If the people decide where to go, should experts decide how to get there? In the so-called evidence-based policy (EBP) movement, the general answer is yes. EBP proponents want to strengthen the ties between science and politics.
Suppose, for instance, that the voters in a country have decided that carbon emissions from industries should never exceed a certain threshold. Which policy is best if this goal is to be attained; higher taxes on pollution, or a trade market on carbon allowances?
EBP proponents would argue that scientific knowledge and methods should be consulted in the policy decision. If there is no clear evidence in favour of one policy over the other, some EBP proponents would even suggest that evidence should be created through social experiments; raise the taxes on pollution in one place and set up a trade market on carbon allowances in another, then evaluate which policy performs best.
To many, the EBP ideology is highly intuitive: “Of course politics should be based on evidence!” Others are sceptical. Some argue that while EBP may sound great in theory it does not work in practice. This group of critics can be called realists.
Realists about EBP concede that it is possible that evidence can inform policy in particular policy decisions. Real-world politics usually involves an exchange between elected representatives and their advisors, epistemic authorities at universities and in public committees, and political commentators, among others. References to different sources of evidence are commonplace in this exchange. In fact, it is difficult or even impossible to contribute to the process of public policymaking unless one can refer to reliable sources of evidence. Providing reasons for and against decisions and actions is central to democratic governance — that is why fact-checking is part of journalist’s job description.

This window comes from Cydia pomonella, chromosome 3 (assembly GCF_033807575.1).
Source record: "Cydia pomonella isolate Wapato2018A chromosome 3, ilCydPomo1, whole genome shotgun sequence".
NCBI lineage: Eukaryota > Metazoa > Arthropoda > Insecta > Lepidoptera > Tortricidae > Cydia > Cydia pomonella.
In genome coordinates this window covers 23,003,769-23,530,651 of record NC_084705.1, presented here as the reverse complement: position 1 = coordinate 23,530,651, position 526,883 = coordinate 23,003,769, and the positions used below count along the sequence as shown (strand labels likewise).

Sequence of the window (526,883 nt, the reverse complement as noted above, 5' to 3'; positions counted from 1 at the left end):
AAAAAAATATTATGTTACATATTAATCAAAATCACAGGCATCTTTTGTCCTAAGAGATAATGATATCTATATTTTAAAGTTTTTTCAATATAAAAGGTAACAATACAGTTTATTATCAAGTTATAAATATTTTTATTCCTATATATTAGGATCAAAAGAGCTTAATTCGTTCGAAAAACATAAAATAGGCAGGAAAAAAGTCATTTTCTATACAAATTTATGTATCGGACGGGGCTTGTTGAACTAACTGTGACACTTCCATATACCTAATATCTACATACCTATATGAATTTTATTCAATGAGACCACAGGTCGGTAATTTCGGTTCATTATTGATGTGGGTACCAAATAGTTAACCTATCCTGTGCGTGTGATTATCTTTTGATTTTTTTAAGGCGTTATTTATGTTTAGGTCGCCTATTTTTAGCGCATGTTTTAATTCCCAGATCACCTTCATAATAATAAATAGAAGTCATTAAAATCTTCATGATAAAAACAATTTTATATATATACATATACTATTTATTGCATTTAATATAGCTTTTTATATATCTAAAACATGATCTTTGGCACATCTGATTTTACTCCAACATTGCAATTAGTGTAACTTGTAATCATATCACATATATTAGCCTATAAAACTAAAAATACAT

What realists criticise is the idea that EBP can be achieved as an overarching political aim or agenda. For instance, Brian W. Head argues that “we cannot expect to construct a policy system that is fuelled primarily by objective research findings. Creating more systematic linkages between rigorous research and the processes of policy-making would require long and complex effort at many levels” (Head 2010, p. 80).
Linda Courtenay Botterill and Andrew Hindmoor write that it is "naïve" to believe that EBP can be attained by a more scientifically informed and designed policy process (Botterill and Hindmoor 2012, p. 369). Perhaps most straightforwardly, Richard D. French claims that “the majority of proponents of EBP do not grasp the realities of policy-making” (French 2018, p. 429).
However, what if EBP is interpreted as a political ideal instead of as something that could in fact be realised in practice? That would leave EBP proponents less vulnerable to the charge that their political views are unrealistic, as ideals do not have to be realistic to be valuable in politics.